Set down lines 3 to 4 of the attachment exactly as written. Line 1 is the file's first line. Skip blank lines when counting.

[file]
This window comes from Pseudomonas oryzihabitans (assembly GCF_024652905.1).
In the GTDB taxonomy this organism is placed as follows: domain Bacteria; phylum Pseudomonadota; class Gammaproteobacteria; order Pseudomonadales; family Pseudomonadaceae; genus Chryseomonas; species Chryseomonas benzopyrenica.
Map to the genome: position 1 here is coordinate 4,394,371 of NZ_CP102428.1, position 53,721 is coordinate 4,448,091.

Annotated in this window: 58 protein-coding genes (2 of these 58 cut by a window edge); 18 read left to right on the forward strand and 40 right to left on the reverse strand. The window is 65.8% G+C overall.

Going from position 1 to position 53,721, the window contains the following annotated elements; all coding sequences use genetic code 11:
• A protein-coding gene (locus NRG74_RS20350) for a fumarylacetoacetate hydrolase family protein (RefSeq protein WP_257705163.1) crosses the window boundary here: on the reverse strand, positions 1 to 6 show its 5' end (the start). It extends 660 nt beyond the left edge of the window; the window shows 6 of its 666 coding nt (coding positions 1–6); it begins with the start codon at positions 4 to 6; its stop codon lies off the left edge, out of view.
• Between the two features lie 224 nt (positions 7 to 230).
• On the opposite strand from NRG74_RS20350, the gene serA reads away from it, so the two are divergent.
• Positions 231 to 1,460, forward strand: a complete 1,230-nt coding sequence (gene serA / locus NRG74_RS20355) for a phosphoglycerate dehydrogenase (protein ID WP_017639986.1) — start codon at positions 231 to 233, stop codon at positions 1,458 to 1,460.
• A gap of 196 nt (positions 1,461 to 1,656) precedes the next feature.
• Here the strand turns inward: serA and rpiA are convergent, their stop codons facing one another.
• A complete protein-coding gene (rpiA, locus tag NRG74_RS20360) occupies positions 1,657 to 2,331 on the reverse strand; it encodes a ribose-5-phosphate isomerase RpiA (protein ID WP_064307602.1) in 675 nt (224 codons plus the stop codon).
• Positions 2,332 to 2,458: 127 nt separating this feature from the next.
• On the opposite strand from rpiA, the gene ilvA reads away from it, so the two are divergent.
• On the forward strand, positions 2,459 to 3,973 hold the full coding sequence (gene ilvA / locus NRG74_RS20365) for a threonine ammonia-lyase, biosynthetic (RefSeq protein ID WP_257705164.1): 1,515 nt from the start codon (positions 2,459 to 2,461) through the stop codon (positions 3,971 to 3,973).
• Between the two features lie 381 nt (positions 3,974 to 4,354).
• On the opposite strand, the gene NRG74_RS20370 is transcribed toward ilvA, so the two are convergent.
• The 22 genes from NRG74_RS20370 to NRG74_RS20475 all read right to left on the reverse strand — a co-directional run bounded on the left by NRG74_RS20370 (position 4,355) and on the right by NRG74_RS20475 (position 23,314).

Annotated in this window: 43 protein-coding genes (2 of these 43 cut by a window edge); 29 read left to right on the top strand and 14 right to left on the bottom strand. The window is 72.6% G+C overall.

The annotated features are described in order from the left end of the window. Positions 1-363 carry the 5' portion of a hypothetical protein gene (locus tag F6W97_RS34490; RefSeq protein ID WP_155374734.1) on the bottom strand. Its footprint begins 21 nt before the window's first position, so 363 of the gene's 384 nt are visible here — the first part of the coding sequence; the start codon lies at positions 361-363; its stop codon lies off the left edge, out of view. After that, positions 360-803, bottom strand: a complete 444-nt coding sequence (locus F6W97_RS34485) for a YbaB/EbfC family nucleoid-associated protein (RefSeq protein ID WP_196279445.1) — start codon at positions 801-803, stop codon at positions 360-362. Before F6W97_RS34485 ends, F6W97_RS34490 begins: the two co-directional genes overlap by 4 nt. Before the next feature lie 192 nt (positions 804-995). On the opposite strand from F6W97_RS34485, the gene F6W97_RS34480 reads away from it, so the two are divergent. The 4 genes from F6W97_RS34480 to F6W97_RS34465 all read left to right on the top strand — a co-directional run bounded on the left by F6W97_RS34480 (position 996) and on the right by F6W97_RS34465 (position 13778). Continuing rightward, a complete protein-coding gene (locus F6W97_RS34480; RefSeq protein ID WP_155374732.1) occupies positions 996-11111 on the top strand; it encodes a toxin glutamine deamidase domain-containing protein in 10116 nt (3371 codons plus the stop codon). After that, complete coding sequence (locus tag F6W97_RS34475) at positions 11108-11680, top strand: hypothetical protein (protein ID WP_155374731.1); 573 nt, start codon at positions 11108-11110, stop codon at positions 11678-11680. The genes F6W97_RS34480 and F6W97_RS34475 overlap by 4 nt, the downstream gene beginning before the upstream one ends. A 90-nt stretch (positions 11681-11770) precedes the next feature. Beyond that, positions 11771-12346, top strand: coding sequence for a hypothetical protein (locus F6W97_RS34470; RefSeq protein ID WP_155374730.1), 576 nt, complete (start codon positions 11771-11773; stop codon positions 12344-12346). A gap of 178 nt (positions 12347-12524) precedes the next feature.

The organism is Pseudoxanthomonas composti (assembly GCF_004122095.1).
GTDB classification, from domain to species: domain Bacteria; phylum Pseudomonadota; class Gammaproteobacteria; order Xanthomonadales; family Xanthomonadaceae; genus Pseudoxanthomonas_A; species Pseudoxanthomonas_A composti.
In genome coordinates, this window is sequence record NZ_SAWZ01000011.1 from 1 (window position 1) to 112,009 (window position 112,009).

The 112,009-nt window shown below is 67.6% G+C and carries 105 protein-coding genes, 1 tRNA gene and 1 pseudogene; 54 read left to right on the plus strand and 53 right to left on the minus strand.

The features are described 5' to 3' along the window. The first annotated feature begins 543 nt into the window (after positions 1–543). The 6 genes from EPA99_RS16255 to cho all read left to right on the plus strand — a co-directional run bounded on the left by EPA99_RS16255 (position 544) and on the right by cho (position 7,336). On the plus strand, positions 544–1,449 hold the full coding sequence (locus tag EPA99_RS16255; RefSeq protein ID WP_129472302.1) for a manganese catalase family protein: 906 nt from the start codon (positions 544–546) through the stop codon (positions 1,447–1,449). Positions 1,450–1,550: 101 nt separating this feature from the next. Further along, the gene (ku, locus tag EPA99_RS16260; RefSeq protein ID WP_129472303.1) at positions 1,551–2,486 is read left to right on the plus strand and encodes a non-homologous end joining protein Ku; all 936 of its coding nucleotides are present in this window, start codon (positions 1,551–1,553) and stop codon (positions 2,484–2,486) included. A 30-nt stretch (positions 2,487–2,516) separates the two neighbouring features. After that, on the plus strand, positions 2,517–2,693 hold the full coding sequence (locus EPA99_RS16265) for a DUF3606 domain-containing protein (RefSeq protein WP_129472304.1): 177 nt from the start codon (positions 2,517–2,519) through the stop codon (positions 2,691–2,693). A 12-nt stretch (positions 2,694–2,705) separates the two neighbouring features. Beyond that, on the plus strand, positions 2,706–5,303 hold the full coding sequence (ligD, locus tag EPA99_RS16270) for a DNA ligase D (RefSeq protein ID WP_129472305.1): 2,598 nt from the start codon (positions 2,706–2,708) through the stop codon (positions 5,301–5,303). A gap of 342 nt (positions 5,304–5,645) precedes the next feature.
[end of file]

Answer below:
Map to the genome: position 1 here is coordinate 4,394,371 of NZ_CP102428.1, position 53,721 is coordinate 4,448,091.

Annotated in this window: 58 protein-coding genes (2 of these 58 cut by a window edge); 18 read left to right on the forward strand and 40 right to left on the reverse strand. The window is 65.8% G+C overall.